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Alex Mayer (not pictured) plans to open a Marijuana dispensary in Athens by 2016.

Battle to Legalize Marijuana Continues in 2016

Efforts to legalize marijuana in Ohio continue with Ohioans to End Prohibition's proposed Cannabis Control Amendment.

The failure of last year's ballot measure to legalize marijuana in Ohio was not the last Ohioans will hear about marijuana legalization.

Ohioans to End Prohibition (OTEP) and its president Sri Kavuru are continuing to push for legalized marijuana in Ohio this year with the addition of a possible 2016 ballot issue.

Except OTEP is doing it differently than ResponsibleOhio, the group behind last year’s failed marijuana amendment, which opponents claimed would create a monopoly.

Kavuru, an Ohio native, previously worked at the ArcView group, a cannabis investment and research company based in California. He came back to Ohio to campaign against Issue 3.

But Kavuru wanted to do more than just advocate against Issue 3.

OTEP’s campaign, called Legalize Ohio 2016, is working to get their proposed Cannabis Control Amendment on this year’s ballot.

“We’re going to show a different solution," Kavuru said. "We’re going to show that this is how you can legalize marijuana in a way that benefits everybody —entrepreneurs, patients, consumers, including the government.”

The amendment would allow various amounts of possession based on the type of substance; for example, 100 grams of marijuana and 500 grams of infused solids. Ohioans over 21 would be able to home-grow 6 plants per person, and households with more than two adults would be allowed 12 plants. The amendment would also allow medical marijuana and the cultivation of industrial hemp.

Currently, Ohioans are able to import hemp but cannot actually cultivate it.

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“The market is incalculable right now because all the technology for all the different ways we’re going to use this is just beginning to be understood,” Don Wirtshafter, an Athens lawyer and longtime marijuana advocate, said.

While specific figures for the hemp-based products market are difficult to come by, the Congressional Research Service said in a 2015 report that industry estimates put annual sales at more than $580 million.

Issue 3, if passed, would have established 10 grow sites across the state, with the established 1,100 retail outlets being supplied by the grow sites. Adults over 21 would be allowed to purchase, possess, transport and share up to one ounce of marijuana.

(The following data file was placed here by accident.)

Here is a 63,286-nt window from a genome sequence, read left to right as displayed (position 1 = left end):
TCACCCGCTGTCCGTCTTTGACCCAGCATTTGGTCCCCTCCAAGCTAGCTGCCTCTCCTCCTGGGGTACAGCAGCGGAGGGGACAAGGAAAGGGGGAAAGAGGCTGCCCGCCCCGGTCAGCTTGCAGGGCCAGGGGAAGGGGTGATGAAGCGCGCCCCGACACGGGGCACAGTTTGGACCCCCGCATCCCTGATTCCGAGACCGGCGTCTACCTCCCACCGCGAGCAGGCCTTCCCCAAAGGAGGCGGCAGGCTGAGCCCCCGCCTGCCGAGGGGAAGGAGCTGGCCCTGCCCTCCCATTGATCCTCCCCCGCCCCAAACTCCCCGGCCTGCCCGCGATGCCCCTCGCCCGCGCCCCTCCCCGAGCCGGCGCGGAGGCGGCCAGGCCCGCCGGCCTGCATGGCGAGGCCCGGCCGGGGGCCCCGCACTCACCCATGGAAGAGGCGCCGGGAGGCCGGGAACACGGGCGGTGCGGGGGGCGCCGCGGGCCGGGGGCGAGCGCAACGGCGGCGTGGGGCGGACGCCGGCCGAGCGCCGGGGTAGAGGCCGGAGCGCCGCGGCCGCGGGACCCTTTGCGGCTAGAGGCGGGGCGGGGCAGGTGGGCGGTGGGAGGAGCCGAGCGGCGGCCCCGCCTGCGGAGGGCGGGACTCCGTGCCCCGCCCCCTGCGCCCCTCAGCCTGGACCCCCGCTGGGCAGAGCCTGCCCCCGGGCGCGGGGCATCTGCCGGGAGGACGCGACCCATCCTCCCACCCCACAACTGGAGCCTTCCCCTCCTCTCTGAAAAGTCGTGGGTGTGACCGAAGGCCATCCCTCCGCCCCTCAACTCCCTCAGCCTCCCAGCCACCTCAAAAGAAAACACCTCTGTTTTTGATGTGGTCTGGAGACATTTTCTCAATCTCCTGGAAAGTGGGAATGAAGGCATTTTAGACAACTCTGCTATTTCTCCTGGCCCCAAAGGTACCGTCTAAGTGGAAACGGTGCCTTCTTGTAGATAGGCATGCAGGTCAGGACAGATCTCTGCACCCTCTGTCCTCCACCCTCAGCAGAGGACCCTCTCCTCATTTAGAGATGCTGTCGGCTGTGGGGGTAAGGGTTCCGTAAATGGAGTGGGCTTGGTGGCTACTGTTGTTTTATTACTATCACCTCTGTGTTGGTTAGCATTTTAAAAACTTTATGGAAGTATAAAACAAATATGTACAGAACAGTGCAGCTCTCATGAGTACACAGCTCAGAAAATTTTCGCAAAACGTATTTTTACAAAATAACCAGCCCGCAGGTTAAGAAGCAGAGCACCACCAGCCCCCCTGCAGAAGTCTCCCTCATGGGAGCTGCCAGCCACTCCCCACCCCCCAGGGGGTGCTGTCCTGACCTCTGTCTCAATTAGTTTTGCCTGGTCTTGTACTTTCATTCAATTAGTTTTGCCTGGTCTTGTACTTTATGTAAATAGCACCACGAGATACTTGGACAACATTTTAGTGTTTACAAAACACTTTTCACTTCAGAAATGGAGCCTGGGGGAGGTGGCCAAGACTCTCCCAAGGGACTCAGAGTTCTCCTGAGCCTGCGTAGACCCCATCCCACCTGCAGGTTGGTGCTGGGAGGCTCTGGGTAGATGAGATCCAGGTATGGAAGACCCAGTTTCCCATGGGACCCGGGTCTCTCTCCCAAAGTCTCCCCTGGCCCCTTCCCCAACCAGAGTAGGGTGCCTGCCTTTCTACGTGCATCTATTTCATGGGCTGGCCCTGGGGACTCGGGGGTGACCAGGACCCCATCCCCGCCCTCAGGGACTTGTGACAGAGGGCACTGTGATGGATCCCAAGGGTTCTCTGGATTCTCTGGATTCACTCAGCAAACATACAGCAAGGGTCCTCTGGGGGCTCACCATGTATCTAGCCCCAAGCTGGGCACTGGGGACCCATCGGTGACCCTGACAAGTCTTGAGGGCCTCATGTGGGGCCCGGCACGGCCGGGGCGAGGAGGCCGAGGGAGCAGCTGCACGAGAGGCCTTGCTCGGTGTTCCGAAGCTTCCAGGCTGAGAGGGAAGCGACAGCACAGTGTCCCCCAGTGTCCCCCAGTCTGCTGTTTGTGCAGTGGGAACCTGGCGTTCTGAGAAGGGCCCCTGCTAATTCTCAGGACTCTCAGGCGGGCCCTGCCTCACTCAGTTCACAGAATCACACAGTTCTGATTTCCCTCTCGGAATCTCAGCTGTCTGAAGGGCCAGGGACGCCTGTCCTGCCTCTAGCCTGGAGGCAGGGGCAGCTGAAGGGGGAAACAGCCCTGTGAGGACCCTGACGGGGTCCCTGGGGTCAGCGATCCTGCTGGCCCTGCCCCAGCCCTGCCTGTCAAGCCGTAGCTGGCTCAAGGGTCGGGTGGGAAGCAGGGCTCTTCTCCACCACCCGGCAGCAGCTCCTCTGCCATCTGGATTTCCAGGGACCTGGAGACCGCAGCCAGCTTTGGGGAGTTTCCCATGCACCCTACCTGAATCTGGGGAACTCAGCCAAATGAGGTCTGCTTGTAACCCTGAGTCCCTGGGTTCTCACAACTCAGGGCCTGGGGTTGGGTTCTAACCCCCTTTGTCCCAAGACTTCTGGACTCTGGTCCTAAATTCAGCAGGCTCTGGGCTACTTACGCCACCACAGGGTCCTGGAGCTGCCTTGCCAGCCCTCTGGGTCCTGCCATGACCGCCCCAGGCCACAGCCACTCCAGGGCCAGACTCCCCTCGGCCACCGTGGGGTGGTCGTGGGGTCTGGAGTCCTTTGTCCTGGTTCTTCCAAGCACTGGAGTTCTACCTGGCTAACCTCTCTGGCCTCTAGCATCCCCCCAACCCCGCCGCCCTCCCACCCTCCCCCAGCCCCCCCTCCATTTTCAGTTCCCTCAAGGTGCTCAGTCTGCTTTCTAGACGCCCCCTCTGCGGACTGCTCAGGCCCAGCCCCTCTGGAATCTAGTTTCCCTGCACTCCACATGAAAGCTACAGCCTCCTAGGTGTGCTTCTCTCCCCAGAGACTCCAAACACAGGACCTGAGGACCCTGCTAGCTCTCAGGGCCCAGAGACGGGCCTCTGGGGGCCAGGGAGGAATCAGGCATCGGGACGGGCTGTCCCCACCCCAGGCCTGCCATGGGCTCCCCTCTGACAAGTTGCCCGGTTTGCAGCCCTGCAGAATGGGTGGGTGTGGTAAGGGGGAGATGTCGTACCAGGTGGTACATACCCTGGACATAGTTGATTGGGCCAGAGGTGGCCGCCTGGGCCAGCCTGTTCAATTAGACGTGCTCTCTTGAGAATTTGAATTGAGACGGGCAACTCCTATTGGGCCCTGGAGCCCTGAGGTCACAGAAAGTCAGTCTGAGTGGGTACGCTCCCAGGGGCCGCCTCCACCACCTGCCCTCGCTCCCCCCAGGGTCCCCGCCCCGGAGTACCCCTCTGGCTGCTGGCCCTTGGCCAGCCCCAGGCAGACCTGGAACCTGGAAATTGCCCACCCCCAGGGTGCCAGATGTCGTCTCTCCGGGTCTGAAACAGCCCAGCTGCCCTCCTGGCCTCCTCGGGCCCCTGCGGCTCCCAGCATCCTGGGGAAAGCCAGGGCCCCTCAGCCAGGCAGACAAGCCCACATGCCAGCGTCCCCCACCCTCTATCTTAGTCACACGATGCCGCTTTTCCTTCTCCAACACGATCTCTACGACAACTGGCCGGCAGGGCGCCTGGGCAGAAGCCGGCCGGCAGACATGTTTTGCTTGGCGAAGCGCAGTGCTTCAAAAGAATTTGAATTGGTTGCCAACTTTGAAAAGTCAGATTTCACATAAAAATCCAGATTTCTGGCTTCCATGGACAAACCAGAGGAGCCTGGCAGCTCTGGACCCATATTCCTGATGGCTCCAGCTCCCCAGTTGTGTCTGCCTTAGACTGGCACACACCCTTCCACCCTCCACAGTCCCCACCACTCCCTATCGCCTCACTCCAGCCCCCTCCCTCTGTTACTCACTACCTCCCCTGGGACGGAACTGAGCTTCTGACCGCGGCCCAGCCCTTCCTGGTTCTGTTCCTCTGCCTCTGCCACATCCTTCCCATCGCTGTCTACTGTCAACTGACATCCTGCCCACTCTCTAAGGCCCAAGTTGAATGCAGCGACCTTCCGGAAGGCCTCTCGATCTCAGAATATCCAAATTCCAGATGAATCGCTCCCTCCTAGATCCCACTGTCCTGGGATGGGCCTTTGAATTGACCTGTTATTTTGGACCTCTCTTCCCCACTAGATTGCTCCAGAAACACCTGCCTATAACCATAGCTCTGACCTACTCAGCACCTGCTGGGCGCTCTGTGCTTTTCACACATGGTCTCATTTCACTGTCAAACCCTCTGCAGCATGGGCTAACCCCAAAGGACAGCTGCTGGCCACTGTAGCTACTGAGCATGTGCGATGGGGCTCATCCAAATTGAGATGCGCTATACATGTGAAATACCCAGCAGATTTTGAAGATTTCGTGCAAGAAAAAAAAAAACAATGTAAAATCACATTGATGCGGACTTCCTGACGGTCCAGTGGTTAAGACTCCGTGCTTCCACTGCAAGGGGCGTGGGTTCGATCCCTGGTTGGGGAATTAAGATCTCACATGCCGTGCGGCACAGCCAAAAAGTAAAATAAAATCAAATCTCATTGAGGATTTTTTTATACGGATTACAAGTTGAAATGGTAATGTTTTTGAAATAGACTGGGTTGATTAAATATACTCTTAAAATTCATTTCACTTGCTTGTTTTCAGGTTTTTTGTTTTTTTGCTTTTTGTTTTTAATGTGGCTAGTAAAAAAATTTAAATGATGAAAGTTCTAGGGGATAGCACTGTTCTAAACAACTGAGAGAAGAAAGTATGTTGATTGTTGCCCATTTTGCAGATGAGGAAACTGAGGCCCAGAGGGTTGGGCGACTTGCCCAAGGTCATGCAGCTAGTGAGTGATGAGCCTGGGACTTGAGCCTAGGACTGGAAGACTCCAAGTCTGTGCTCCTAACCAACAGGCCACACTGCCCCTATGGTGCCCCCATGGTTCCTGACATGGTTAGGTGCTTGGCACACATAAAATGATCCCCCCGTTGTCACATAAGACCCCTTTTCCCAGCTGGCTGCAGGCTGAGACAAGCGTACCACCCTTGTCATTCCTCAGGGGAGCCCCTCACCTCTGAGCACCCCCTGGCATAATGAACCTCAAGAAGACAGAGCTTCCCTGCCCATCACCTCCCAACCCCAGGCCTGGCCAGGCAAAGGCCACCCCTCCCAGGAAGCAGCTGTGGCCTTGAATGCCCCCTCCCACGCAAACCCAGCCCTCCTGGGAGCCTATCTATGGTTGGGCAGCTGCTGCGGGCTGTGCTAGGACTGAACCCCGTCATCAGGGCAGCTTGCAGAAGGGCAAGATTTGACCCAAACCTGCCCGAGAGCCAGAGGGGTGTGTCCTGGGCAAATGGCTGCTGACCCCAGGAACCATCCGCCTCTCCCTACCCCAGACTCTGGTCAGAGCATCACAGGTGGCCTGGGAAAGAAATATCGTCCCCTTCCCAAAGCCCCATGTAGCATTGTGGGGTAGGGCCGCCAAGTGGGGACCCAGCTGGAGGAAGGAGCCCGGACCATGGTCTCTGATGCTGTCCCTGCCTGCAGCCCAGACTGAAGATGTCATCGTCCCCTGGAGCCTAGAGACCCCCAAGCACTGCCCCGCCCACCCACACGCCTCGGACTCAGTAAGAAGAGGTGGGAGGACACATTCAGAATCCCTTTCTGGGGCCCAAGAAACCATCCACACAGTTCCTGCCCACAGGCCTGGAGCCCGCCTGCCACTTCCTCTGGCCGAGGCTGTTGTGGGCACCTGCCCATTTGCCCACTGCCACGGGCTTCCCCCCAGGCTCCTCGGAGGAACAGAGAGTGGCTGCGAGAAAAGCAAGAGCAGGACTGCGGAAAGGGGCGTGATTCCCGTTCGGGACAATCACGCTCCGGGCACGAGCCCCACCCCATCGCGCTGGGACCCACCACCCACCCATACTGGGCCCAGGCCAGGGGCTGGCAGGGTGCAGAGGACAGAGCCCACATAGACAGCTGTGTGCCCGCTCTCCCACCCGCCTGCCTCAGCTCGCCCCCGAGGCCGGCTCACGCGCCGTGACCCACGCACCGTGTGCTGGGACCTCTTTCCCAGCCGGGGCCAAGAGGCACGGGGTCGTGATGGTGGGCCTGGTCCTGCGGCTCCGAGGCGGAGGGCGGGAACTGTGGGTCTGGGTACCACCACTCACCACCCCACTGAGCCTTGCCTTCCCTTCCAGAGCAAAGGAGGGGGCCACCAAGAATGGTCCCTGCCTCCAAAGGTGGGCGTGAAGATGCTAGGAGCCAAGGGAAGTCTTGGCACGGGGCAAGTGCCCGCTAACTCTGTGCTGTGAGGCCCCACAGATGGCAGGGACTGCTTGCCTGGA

Those 21 or over with a license from the Marijuana Control Commision would have been able to use, posses, grow, or cultivate up to eight ounces, plus up to four flower plants.

“It was past corporatization,” Wirtshafter said. “It was a total, absolute monopoly control over all the production and processing of the plant.”

Wirtshafter, who previously served as general counsel for the Ohio Rights Group, said it was too early to tell how initiatives would fare this year. He resigned from his position at the advocacy group last year due to his disagreement with the decision-making process that led to the group’s support of Issue 3.

Wirtshafter said has been vocal about certain aspects of the Cannabis Control Amendment he thinks should be reconsidered, and he recently met with a couple of OTEP representatives.

Aside from campaigning and petitioning for signatures — the proposed Cannabis Control Amendment needs 306,000 total — Kavuru said the group has been working with the statehouse on some medical marijuana legislation, including drafting language that can be used in a proposed bill.

The Ohio House took a step forward this week and announced their plan to form a bipartisan task force on medical marijuana. 

While OTEP’s campaign has a self-proclaimed commitment to free-market principles, those principles had to be balanced with certain regulations.

“The laws are always written so that they’re very, very vague, and that leads to gray areas… gray area enforcement always errs on the side of criminal penalties,” Kavuru said.

The goal in developing the details of the amendment, Kavuru said, was to eliminate those gray areas.  

Another goal is to eliminate the black market, which Kavuru said could be done by making the cost of marijuana in the black market low enough — while the cost of legal marijuana remains reasonable — so that it no longer makes sense to produce illegally.

“We really need something to unify the activists in Ohio, because the way that Issue 3 was run last year clearly divided us,” Wirtshafter said.


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